- Michael Tkach
2011 has been an interesting year for guitarist and songwriter Bradford Cox. The reclusive and intimidating musician has garnered more attention for his touring with Deerhunter than his solo work, the reason being I’m not quite sure, but his third solo album Parallax was an engrossing and spirited work. Let the Blind These Who Can See but not Feel was lauded as a landmark album, and it’s not as though Parallax flew under the radar, but the album has yet to receive the praise it truly deserves. With tracks like “Te Amo,” which we featured on our top tracks list, there was a mysterious and almost cosmic aura to the album. When I talk to other fans about Cox’s work, everybody has a different answer for their favorite release or song, but there’s an argument to be made that Parallax is his most completely realized effort. Every track weaves together in an almost soundtrack-like manor, and by the end of the album you can’t help but be entranced in Cox’s magical world. It’s reserved and tame compared to his other solo works, but he also sounds more confident than ever. Maybe the Deerhunter shows were a sort of coming out party for Cox, but in his recent interviews, and certainly on Parallax, he seems to be more at ease with himself and his work, a writer who is willing and able to do whatever he pleases.
- Erik Burg
[Jet Life Recordings / Warner Bros]
Of all the rappers that released prime efforts this year, unlikely to top any list is Curren$y. However, he certainly set the standard. With his ever growing popularity, Spitta sells out shows, his only real goal. He’s even spawned a generation of lame wannabes (we’re looking at you, Wiz) and inspired promising hopefuls (A$AP Rocky and any weed smoking rapper dropping tapes this year). The sheer amount of material he releases is staggering, you hardly have time to set with one album before the next. With the time the year provided, it’s debatable whether Covert Coup or this release is ultimately superior, but it’s this one that had the impact. With the film the title recalls serving as a sort of mission statement, the listener is instantly eased into Curren$y’s faded, laidback world. As much as Pilot Talk II is an underrated, perfect exploration of jazz rap, built for that cruise or a laidback night with friends, Weekend at Burnie’s is the exuberant vacation, each beat focused on the most fun possible. As far as feel good records go, look no further.
- Chase McMullen
[Columbia/In The Name Of]
In 2010, a Brooklyn duo shrouded in mystery released three songs via Bandcamp that made the heart of many a blogger skip a beat and landed them a major record deal and gigs at all of the world’s best music festivals. Fortunately for Cults, their self-titled debut has lived up to all the expectations generated from those much-hyped demos. On the surface, Cults may come across as a wistful collection of vintage pop laden with summery hooks. Been there, done that countless times before in just as many different ways, right?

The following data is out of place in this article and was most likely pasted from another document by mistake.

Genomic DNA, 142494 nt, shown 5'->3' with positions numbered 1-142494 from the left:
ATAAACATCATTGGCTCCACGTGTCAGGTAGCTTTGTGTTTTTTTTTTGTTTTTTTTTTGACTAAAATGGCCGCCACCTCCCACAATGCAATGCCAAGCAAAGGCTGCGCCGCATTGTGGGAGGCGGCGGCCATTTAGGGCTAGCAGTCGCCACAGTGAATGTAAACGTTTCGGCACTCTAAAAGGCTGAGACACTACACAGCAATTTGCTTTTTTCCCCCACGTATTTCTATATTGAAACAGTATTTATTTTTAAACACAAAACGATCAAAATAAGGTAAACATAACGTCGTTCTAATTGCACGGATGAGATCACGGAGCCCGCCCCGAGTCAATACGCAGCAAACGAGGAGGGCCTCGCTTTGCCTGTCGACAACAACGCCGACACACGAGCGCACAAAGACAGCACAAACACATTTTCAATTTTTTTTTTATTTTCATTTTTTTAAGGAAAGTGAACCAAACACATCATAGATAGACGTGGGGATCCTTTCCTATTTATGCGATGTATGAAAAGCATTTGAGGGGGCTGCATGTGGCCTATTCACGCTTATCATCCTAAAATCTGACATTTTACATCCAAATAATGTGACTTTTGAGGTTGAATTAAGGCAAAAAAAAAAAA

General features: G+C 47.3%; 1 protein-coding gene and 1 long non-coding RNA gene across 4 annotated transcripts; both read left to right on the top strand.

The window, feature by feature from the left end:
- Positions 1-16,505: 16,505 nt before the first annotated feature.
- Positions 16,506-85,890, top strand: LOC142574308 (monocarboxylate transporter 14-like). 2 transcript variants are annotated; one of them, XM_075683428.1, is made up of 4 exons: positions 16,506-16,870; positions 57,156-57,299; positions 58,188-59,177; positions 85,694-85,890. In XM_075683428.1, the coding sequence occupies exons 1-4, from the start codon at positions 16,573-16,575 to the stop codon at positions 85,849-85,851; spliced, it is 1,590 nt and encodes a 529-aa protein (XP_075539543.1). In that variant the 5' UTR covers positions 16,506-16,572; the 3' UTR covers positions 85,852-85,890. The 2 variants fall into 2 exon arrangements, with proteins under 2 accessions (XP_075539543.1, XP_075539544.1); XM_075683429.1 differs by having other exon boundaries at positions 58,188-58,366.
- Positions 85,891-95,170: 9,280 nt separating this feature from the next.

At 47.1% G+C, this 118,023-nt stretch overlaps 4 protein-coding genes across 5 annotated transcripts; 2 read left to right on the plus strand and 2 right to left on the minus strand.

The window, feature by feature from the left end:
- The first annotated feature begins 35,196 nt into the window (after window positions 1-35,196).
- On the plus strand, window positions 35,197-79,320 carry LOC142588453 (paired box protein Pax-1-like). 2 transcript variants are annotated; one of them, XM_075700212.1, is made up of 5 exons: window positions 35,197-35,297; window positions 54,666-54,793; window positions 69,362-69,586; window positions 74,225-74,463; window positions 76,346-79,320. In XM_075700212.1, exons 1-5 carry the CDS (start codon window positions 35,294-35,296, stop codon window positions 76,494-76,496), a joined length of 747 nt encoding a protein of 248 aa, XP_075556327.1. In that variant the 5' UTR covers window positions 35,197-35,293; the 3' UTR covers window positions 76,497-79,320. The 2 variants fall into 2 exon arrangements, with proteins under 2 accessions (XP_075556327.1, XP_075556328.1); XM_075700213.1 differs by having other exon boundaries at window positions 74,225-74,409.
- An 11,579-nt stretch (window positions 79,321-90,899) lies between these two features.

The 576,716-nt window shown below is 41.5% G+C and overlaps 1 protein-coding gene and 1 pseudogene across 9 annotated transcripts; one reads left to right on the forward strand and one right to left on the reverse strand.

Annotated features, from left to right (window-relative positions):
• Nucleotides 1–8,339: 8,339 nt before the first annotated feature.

What separates Cults from other retro-chic indie popsters is that as the duo channels that 1960s girl group pop sound, they are simultaneously subverting it. As it yearns for both freedom and self-destruction, Madeline Follin’s child-like voice is spookily duplicated throughout Cults by a glockenspiel. Doo-wop vibes are given a 21st century facelift with hip-hop beats, the reverb is as psychedelic as it is Phil Spector, and eeriness runs rampant. Follin’s vocal melodies are deceptively sweet and on “Go Outside” are juxtaposed by a sample from actual cult leader Jim Jones. Forget “Then He Kissed Me,” Cults is more akin to “He Hit Me (It Felt Like a Kiss).”
- Frank Mojica
[True Panther Sounds]
2011 might be seen as the year that artists just stopped giving a fuck. I mean that in the best possible way; from Bon Iver to Atlas Sound, some of indie’s biggest stars have cast off the shackles of genre pigeonholing to create works that have room to breathe, expand, and transcend easy classification. The latest Girls album isn’t quite so abstract — this is clearly a classic rock record — but the extended guitar jams, orchestral nods to 70s prog rock and Phil Spector’s Wall of Sound, and high-fidelity recording go far beyond what most of us would have imagined Christopher Owens capable of after last year’s solid yet somewhat predictable Broken Dreams Club EP. Yet here we are. Echoes of the past haunt Father, Son, Holy Ghost, but they only go to show how far Owens has come in such a short amount of time. For example, at the seven-minute mark (!) of “Forgiveness,” Owens says that he can “hear so much music,” and then we hear a distant voice that almost exactly mimics the background vocals from “Hellhole Ratrace.” But whereas the latter was used to repeatedly augment an epic yet (let’s be honest) somewhat repetitive surf-rock jam, on “Forgiveness” it’s surrounded by organs, more melodically-informed guitar and bass work, and it simply caps a long, spacious track instead of having to push it along. I don’t know whether Owens is a religious man, but whatever inspired Father, Son, Holy Ghost must have been spiritually powerful in its own right. The inspiration might have been aesthetic, but the results are undeniably divine.
- Josh Becker
We talk with Israeli rockers Vaadat Charigim about some of their favorite records.
We talk with Yvonne Ambree and Jesse Barnes of Take Berlin about some of the records which influenced the recording of their debut EP, Lionize.
We talk with Josh Berwanger about a few of his favorite records.